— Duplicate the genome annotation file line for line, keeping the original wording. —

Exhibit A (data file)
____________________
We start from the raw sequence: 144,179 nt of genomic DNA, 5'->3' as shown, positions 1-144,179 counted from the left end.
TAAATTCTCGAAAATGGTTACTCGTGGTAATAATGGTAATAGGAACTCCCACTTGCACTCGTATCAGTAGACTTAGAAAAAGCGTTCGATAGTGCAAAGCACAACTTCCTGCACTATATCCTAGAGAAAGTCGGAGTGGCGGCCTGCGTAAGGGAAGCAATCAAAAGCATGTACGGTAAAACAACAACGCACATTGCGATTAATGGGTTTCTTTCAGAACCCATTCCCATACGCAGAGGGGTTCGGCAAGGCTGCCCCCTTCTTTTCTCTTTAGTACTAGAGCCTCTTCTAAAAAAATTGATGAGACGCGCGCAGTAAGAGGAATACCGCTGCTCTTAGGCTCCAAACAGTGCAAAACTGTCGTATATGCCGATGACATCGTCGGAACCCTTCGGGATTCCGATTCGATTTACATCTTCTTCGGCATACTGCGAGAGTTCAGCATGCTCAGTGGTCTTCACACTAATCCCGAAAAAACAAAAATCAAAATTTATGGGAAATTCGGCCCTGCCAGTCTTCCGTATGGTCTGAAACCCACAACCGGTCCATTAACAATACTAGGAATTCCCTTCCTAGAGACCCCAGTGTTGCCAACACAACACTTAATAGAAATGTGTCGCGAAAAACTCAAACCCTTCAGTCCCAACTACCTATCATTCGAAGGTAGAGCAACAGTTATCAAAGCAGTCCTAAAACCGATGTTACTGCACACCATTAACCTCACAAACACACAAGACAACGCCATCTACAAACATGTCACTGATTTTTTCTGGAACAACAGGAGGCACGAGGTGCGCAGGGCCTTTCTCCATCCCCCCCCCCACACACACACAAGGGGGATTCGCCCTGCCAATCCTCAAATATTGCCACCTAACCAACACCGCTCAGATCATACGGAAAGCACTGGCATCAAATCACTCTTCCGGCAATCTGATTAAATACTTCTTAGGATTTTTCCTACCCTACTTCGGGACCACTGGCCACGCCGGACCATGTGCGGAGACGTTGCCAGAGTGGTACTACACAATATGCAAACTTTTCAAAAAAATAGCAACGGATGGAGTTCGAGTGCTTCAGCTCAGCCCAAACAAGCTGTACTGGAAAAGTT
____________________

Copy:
We start from the raw sequence: 144,179 nt of genomic DNA, 5'->3' as shown, positions 1-144,179 counted from the left end.
TAAATTCTCGAAAATGGTTACTCGTGGTAATAATGGTAATAGGAACTCCCACTTGCACTCGTATCAGTAGACTTAGAAAAAGCGTTCGATAGTGCAAAGCACAACTTCCTGCACTATATCCTAGAGAAAGTCGGAGTGGCGGCCTGCGTAAGGGAAGCAATCAAAAGCATGTACGGTAAAACAACAACGCACATTGCGATTAATGGGTTTCTTTCAGAACCCATTCCCATACGCAGAGGGGTTCGGCAAGGCTGCCCCCTTCTTTTCTCTTTAGTACTAGAGCCTCTTCTAAAAAAATTGATGAGACGCGCGCAGTAAGAGGAATACCGCTGCTCTTAGGCTCCAAACAGTGCAAAACTGTCGTATATGCCGATGACATCGTCGGAACCCTTCGGGATTCCGATTCGATTTACATCTTCTTCGGCATACTGCGAGAGTTCAGCATGCTCAGTGGTCTTCACACTAATCCCGAAAAAACAAAAATCAAAATTTATGGGAAATTCGGCCCTGCCAGTCTTCCGTATGGTCTGAAACCCACAACCGGTCCATTAACAATACTAGGAATTCCCTTCCTAGAGACCCCAGTGTTGCCAACACAACACTTAATAGAAATGTGTCGCGAAAAACTCAAACCCTTCAGTCCCAACTACCTATCATTCGAAGGTAGAGCAACAGTTATCAAAGCAGTCCTAAAACCGATGTTACTGCACACCATTAACCTCACAAACACACAAGACAACGCCATCTACAAACATGTCACTGATTTTTTCTGGAACAACAGGAGGCACGAGGTGCGCAGGGCCTTTCTCCATCCCCCCCCCCACACACACACAAGGGGGATTCGCCCTGCCAATCCTCAAATATTGCCACCTAACCAACACCGCTCAGATCATACGGAAAGCACTGGCATCAAATCACTCTTCCGGCAATCTGATTAAATACTTCTTAGGATTTTTCCTACCCTACTTCGGGACCACTGGCCACGCCGGACCATGTGCGGAGACGTTGCCAGAGTGGTACTACACAATATGCAAACTTTTCAAAAAAATAGCAACGGATGGAGTTCGAGTGCTTCAGCTCAGCCCAAACAAGCTGTACTGGAAAAGTT